Meet Miro Little, a top-rated international Baylor recruit for the Sunrise basketball team

Taylor Eldridge/The Wichita Eagle

One of the top international basketball prospects in the class of 2023 with NBA aspirations will be playing at Koch Arena this week.

Finland native Miro Little, a 6-foot-4 guard signed to Baylor, has opted to play college basketball and is spending the year preparing at Sunrise Christian Academy, the nationally-ranked prep program who will be hosting the Air Capitol Hoopfest this week in Wichita.

Sunrise will play three games at Koch Arena in three straight days, starting with Thursday’s 5:30 p.m. showdown with Oak Hill Academy, followed by the return of Shocker legend P.J. Couisnard, who coaches Legacy Prep, at 8 p.m. Friday and then a game against Bishop Walsh at 6 p.m. Saturday. All-session tickets are $35 for adults and $15 for youth, and single-session tickets start at $15 for adults and $8 for youth and can be purchased on GoShockers.com.

Little, who is ranked as the No. 25 prospect in his class, will be one of the many future college stars who will be signing autographs after games. Sunrise also features highly-touted prospects in Matas Buzelis (NBA G-League), Layden Blocker (Arkansas), John Bol (undecided) and Scotty Middleton (Ohio State).

“The best thing about Miro is that he’s ready for the athleticism in our game and sometimes that takes time for European players, but he’s walking in the door physically ready,” Sunrise coach Luke Barnwell said. “He’s a big, strong guard who competed in the EuroBasket championship with Finland at just 17 years old. So he’s battle-tested and he knows how to play the game. We’re happy that he’s here.”

Little’s recruiting exploded following last summer’s U18 Nordic Championship, where he averaged 17.8 points, 7.3 rebounds and 4.8 assists. He also became the youngest player to represent his country on the senior national team in 25 years this past summer. Little averaged 21.6 points, 9.0 rebounds and 5.8 assists while shooting 39.4% on three-pointers at the Helsinki Basketball Academy in Finland’s second-tier professional league, which surpassed the production of even Lauri Markkanen, who eventually became a top-10 NBA draft pick.

Because his father is from Brooklyn, N.Y., Little said he wanted to play at least one season of college basketball in America. Living in Bel Aire was a bit of a culture shock, but the transition was smoothed because Little had visited the United States every summer growing up.

“I’m excited to play at Sunrise because it is a really good basketball program and they’ve had a lot of European players come through,” Little said. “They have a great coaching staff and coach Luke does such a good job communicating and holding everybody accountable on the team.”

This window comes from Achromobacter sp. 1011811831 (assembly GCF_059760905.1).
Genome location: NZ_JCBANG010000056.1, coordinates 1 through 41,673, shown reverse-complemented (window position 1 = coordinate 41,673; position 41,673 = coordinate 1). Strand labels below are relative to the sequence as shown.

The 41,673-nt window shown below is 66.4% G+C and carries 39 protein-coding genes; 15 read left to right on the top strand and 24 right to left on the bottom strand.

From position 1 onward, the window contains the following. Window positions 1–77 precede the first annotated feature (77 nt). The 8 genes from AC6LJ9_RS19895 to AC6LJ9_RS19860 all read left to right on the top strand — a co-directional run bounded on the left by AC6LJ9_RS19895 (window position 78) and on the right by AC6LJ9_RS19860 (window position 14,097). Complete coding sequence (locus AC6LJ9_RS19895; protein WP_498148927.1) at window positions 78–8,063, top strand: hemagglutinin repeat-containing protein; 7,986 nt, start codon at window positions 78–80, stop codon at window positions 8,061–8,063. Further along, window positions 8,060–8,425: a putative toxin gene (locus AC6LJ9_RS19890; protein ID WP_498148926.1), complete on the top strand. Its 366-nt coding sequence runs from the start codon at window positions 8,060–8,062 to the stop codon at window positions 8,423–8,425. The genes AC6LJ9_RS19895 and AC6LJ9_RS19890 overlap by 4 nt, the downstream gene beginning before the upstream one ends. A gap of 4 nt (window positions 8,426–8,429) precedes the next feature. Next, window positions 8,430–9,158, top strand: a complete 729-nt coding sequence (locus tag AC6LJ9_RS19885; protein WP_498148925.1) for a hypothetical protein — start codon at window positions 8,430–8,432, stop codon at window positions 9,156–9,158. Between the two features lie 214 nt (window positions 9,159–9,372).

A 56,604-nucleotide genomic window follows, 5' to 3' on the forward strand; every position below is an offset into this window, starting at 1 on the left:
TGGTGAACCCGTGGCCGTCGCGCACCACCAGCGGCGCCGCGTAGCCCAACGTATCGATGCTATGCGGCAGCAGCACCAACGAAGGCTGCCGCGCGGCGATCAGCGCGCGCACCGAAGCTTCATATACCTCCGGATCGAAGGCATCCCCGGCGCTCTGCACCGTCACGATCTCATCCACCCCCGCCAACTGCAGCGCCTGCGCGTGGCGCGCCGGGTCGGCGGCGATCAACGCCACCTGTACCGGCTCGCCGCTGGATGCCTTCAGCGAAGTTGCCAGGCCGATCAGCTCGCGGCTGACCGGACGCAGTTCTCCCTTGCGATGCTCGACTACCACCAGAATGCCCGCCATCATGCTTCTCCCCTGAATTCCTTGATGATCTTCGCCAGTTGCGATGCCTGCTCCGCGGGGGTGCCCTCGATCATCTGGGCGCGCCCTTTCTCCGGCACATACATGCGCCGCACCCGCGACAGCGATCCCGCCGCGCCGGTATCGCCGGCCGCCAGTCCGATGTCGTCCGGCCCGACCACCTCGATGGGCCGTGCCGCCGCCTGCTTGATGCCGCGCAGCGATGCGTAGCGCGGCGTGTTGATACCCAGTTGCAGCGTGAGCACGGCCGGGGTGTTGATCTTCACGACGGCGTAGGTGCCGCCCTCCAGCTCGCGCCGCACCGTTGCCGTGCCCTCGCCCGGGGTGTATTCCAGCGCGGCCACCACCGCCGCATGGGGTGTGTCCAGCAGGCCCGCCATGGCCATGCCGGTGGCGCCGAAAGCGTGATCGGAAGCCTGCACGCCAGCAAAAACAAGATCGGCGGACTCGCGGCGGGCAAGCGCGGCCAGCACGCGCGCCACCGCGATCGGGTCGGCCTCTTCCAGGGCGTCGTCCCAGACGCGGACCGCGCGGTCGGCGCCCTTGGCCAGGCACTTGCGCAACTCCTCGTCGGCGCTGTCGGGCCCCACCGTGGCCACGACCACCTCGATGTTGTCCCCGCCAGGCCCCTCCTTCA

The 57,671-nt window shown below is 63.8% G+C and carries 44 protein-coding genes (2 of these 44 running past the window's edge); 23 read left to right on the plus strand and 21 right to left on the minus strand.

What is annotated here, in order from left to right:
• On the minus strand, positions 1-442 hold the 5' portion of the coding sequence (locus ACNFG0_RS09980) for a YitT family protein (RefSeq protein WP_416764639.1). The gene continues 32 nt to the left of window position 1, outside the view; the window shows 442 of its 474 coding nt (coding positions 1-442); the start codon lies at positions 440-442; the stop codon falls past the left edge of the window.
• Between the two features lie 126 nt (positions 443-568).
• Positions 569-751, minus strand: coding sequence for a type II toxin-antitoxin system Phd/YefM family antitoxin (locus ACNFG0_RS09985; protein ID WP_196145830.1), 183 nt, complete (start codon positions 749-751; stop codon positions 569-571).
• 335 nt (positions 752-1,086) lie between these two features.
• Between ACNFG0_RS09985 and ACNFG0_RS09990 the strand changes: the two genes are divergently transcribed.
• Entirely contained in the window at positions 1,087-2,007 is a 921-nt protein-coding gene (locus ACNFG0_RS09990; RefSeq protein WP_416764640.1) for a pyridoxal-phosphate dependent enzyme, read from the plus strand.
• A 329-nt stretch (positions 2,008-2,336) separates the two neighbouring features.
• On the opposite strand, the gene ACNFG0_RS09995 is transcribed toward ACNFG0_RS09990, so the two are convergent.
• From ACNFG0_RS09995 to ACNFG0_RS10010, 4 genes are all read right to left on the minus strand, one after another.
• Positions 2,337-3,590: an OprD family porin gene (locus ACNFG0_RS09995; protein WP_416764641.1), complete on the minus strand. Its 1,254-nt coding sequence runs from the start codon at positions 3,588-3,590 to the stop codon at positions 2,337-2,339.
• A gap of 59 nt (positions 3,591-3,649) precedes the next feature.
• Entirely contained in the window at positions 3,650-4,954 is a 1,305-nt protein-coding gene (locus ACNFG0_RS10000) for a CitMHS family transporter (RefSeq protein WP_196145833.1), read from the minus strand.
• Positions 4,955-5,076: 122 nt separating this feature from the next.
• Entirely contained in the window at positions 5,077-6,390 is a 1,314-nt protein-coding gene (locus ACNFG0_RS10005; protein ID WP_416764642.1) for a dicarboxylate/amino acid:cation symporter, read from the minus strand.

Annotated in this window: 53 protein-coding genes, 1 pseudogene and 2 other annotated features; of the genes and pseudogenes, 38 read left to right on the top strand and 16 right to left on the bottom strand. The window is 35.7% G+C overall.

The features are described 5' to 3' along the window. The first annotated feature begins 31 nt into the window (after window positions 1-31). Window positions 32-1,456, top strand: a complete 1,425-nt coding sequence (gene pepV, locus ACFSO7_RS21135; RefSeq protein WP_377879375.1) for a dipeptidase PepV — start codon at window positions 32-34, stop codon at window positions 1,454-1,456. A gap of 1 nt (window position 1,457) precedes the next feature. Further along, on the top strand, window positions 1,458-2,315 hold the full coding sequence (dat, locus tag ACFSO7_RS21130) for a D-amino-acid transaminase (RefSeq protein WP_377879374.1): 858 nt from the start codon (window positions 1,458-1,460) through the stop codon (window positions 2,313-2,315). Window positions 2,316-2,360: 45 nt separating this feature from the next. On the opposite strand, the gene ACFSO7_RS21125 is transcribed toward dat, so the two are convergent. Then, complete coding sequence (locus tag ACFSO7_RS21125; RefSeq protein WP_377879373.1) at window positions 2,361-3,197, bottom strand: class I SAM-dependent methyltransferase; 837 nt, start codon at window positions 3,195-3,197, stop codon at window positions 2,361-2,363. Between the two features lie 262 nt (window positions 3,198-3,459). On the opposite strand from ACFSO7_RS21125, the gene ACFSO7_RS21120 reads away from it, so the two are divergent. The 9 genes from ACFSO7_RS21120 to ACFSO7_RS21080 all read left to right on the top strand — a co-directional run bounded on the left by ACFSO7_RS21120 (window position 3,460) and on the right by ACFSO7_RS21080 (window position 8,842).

The connection to Sunrise was forged when Barnwell saw the highly-touted Finnish prospect was visiting three colleges — Baylor, Indiana and Villanova — this past January.

“We reached out and said, ‘Hey, if you’re going to come to college, then we strongly suggest coming to do a year here before college because the transition will be so much better for you,’” Barnwell said. “We’re thankful he felt like Sunrise was the right place for him.”

As his stats suggest, Little is a do-everything guard with good size who projects to be a creator at the next level.

He said he was attracted to Baylor because of its recent pipeline of success with international players, which includes Jeremy Sochan (Poland), Jonathan Tchamwa Tchatchoua (Cameroon), Flo Thamba (Congo) and Joshua Ojianwuna (Nigeria).

“I really like how so many Europeans have been there,” Little said. “European basketball players want to go there because they have that track record of success. And I just loved how the entire coaching staff really had a positive mindset. The culture down there is just amazing.”

After being the star player back home in Finland, Little said he is enjoying the competition level every day in practice at Sunrise, which has a collection of four- and five-star prospects, plus the nationally-competitive schedule the team plays.

“There’s a lot of competition every single day here and I like it,” Little said. “Of course our goal is to win it all this year. We’re looking forward to that national championship. But until then, we’re just trying to get better every time we step on the floor.”